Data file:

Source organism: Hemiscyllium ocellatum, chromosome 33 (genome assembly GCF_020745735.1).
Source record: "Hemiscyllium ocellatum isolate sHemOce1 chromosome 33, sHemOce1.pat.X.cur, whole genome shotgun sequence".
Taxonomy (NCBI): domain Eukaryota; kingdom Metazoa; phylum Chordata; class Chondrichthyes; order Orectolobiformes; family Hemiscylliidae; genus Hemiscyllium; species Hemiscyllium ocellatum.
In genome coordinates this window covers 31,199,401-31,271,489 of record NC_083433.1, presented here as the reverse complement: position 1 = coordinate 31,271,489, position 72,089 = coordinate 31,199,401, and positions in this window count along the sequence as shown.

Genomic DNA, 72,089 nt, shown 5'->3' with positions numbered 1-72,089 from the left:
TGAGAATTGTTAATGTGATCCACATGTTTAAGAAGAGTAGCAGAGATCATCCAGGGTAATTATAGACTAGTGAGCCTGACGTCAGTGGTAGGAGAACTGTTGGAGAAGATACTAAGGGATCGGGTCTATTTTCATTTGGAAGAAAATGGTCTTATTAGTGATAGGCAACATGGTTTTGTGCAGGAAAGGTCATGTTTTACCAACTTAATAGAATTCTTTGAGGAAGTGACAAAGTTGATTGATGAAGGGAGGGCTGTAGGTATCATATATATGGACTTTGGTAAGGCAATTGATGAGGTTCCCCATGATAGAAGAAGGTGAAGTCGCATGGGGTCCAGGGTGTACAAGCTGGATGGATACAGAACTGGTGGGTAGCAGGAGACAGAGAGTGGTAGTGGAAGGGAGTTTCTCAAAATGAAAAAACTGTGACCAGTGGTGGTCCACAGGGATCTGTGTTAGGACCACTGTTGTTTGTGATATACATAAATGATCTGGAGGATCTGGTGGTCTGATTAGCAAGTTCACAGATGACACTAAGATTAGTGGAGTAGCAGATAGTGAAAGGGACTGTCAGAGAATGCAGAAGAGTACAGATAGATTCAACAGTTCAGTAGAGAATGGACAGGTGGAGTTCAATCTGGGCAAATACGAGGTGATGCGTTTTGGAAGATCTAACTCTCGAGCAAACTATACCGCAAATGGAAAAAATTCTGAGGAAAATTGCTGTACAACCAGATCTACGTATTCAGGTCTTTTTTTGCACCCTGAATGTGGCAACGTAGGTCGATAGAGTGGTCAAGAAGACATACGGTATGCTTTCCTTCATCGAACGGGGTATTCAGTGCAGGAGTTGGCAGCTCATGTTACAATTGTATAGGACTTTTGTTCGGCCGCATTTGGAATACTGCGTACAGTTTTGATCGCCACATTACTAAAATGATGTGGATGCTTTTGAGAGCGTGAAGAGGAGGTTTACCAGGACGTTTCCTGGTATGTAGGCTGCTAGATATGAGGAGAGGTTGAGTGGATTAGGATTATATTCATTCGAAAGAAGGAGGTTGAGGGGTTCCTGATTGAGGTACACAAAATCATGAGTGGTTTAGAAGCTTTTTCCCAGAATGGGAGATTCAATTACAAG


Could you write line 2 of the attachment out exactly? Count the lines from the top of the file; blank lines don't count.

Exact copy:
Source record: "Hemiscyllium ocellatum isolate sHemOce1 chromosome 33, sHemOce1.pat.X.cur, whole genome shotgun sequence".